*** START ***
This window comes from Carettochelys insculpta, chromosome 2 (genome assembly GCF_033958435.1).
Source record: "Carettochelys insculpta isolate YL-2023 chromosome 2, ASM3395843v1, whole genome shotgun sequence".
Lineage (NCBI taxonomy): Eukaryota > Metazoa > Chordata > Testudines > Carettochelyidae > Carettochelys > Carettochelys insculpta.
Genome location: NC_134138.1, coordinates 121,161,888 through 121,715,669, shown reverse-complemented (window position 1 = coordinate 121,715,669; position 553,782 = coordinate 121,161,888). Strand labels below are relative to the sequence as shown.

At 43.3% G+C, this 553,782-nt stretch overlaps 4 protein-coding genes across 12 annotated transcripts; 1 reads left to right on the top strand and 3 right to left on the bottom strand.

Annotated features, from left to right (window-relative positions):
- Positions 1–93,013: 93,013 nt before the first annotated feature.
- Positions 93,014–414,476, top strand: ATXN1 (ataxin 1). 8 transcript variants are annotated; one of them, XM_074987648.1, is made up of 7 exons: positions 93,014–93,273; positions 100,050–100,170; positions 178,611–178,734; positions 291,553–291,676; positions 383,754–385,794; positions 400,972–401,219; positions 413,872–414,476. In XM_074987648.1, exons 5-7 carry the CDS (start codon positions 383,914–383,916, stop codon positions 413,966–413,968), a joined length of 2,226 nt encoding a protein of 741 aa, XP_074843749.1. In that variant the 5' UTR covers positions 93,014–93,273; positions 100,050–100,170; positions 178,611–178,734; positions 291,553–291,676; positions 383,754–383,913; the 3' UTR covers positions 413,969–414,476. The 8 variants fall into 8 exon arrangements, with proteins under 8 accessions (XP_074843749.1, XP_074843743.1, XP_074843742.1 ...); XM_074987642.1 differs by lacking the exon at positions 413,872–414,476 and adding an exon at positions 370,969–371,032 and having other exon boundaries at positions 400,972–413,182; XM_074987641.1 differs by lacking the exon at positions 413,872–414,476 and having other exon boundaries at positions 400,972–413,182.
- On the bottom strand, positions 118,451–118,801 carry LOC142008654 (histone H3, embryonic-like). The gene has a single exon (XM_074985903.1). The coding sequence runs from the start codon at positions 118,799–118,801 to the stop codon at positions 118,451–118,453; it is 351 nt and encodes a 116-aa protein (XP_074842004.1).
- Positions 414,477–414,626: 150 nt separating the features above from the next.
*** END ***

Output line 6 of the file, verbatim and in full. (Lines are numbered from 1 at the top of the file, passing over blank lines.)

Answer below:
Annotated features, from left to right (window-relative positions):